A measure guaranteeing paid sick leave for employees in Massachusetts passed in Tuesday's election. Three states and 16 cities now have laws requiring paid sick leave, says Family Values @ Work Executive Director Ellen Bravo, but the individual policies vary.
New York City's paid-sick-leave law went into effect last week, and so far the consequences have been minimal, employers say. The law requires most employers to offer workers with at least three months of service up to five days off to care for themselves or a sick relative.
Some small-business owners recently went to the State House in Vermont to support legislation that would mandate paid sick leave for workers. "From an employer side I see that the value is very high, monetarily as well as physically and culturally and socially," said Beth Sachs, president of Vermont Energy Investment. The bill, which has faced opposition from other business owners, would allow workers to earn sick leave based on hours worked.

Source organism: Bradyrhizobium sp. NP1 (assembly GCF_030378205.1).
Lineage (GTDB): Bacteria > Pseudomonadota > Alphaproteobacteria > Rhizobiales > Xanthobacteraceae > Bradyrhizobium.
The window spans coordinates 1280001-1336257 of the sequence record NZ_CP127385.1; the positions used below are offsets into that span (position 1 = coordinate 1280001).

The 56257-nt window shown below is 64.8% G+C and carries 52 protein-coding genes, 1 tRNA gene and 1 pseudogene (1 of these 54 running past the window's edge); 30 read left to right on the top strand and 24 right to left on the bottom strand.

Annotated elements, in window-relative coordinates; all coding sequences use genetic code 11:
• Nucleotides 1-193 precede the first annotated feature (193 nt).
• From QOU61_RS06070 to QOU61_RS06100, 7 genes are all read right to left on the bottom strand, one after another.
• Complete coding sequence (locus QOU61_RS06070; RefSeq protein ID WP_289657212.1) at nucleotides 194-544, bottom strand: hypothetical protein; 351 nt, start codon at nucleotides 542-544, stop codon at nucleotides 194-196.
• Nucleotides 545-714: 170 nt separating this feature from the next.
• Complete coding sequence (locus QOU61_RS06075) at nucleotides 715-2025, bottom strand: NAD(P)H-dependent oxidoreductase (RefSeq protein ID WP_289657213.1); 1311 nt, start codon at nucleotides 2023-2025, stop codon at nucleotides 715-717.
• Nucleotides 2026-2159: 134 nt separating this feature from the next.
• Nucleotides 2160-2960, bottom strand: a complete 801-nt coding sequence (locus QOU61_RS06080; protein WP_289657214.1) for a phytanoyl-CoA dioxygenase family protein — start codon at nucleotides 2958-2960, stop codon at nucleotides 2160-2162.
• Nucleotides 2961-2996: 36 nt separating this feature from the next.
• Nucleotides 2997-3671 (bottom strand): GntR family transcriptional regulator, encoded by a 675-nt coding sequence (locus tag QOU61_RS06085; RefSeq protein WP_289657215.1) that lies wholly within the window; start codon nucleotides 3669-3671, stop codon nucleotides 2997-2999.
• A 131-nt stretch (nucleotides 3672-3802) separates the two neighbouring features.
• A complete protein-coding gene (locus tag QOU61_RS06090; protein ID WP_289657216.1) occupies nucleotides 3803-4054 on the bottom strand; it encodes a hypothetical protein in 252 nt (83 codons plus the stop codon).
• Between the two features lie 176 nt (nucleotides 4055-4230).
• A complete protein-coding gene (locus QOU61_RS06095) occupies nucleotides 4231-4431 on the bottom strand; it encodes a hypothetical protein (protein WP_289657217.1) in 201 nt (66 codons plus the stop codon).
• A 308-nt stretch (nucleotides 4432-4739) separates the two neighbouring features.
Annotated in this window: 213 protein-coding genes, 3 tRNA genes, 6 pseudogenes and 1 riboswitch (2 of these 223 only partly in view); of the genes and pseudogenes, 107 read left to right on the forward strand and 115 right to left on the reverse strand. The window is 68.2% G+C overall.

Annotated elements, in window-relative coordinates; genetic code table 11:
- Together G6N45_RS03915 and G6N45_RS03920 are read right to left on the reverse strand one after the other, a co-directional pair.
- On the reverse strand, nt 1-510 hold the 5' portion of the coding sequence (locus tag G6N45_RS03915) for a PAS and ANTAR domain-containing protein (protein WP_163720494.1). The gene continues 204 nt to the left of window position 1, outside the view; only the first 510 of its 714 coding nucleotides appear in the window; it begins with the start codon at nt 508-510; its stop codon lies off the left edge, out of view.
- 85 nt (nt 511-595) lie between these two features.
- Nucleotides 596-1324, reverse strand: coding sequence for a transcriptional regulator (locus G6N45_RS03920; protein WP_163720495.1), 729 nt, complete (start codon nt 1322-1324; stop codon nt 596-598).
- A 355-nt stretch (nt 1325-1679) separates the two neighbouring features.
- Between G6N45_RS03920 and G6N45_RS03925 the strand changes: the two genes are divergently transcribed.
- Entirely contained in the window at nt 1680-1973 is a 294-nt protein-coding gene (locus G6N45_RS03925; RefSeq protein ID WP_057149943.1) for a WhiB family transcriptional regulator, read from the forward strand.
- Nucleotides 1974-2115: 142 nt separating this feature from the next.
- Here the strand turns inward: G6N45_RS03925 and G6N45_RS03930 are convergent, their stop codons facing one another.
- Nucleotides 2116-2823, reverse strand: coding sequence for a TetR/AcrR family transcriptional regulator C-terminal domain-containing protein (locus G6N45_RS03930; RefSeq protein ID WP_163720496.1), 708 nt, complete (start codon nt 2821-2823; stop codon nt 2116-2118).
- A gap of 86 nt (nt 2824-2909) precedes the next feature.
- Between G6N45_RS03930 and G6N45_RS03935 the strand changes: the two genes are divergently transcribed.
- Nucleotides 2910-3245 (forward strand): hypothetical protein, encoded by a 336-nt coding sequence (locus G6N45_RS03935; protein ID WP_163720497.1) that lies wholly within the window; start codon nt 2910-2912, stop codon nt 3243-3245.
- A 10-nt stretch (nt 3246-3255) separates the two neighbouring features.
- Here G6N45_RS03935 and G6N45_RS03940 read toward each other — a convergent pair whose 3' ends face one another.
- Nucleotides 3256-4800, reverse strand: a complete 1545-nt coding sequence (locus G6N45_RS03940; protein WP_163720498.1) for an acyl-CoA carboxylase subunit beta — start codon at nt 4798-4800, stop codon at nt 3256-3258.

Small-business owners say they're worried about a proposal by New York Mayor Bill de Blasio to require more firms to offer paid sick leave to employees. The measure would require companies with at least five employees to provide paid leave. "Having employees take off and still be paid -- that will definitely push us over the edge," cafe owner Rakan Ammouri said.
Small business persuaded the California Senate to defeat a bill that would have provided workers in small businesses with up to five days of annual paid sick leave. The measure, which would have resulted in the loss of an estimated 370,000 jobs, "unfairly presumed that small-business owners are able to provide paid sick leave and don't want to," said NFIB Executive Director John Kabeteck. "That couldn't be further from the truth. The fact is that many want to but simply can't afford it."